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Road to ruin as cars fail checks
A quarter of all cars on Victorian roads are unsafe, say auto repairers
15 Jul 2009
ONE in four vehicles in Victoria are unsafe, with tyres the most common problem, according to a survey by the Victorian Automotive Chamber of Commerce (VACC).
The peak body for motor dealers and repairers in the southern state – which does not have NSW-style annual compulsory roadworthy checks – found that 528 out of 2189 vehicles, or 24.8 per cent, failed a five-point safety check in the six-month survey by its members.
Of the unsafe cars, 25 per cent had unsafe tyres, while other problems involved brakes, lights, steering and restraints.
According to 2008 figures from the Australia Bureau of Statistics, the average age of Australian cars is 9.9 years.
While the VACC stopped short of calling for mandatory safety checks on all cars, it said governments, employers, families and individuals needed to consider the risk posed by unsafe cars.
VACC executive director David Purchase said the figures were concerning.
“VACC believes not enough focus is put on the importance of vehicle safety. We hear a lot about road safety, but not enough about vehicle safety,” he said.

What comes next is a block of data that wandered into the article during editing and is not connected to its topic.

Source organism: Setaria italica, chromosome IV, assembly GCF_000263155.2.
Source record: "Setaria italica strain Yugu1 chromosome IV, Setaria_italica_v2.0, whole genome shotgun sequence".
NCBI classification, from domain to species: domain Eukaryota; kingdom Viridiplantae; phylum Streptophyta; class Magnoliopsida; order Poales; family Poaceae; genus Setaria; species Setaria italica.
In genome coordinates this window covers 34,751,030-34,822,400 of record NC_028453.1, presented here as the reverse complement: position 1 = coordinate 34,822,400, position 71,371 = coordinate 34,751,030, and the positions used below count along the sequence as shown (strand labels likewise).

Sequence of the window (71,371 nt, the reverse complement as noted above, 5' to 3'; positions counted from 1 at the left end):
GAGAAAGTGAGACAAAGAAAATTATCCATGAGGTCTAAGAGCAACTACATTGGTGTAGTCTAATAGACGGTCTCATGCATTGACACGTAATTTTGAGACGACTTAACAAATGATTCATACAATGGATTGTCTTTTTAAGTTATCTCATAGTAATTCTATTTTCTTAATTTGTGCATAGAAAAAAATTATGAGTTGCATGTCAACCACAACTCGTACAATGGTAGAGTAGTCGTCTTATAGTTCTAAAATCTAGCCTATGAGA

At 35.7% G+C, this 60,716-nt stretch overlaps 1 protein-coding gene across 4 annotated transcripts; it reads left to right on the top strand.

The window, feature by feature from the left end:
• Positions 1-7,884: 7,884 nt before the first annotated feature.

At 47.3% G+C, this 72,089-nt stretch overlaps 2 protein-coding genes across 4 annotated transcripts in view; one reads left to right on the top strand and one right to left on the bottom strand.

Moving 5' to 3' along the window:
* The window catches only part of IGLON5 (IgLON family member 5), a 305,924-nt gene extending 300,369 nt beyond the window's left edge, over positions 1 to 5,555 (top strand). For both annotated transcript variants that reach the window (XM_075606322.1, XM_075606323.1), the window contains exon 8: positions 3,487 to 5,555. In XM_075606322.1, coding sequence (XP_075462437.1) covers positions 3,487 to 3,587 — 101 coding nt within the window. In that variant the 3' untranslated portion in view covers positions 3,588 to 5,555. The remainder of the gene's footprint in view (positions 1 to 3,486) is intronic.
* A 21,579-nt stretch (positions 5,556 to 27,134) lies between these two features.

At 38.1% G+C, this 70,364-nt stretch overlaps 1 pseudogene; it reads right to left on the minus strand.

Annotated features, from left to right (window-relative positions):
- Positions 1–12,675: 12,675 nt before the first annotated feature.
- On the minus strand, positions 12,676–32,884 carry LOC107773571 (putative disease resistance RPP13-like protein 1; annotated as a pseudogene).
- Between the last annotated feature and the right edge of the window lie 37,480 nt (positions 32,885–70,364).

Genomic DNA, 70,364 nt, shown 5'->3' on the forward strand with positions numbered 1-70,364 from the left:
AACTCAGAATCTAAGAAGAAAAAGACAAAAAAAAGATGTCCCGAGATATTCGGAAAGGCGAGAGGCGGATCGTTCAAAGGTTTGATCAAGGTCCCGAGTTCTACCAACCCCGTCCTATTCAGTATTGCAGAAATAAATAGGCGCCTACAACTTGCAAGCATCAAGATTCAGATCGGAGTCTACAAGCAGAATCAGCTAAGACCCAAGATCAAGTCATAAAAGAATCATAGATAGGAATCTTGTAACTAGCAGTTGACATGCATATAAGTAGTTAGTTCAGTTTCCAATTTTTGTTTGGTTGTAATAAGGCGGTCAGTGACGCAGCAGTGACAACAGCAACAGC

“We have to do more to encourage motorists to keep their motor vehicle safe.
“Everyone has a duty to ensure that the vehicle he or she is driving is safe. Governments, employers, families and individuals need to appreciate that every time a Victorian gets into a car, they are at risk.”
Mr Purchase said a simple five-point safety check would reduce that risk.
“New or old, your vehicle must be safe,” he said. “For people who believe they are saving money by not getting their car serviced, they should think again. A properly maintained vehicle can save you money in the long run, as an efficient performing engine saves fuel and wear-and-tear.
Mr Purchase said the VACC would continue to monitor the figures, with more results to be announced at year end.
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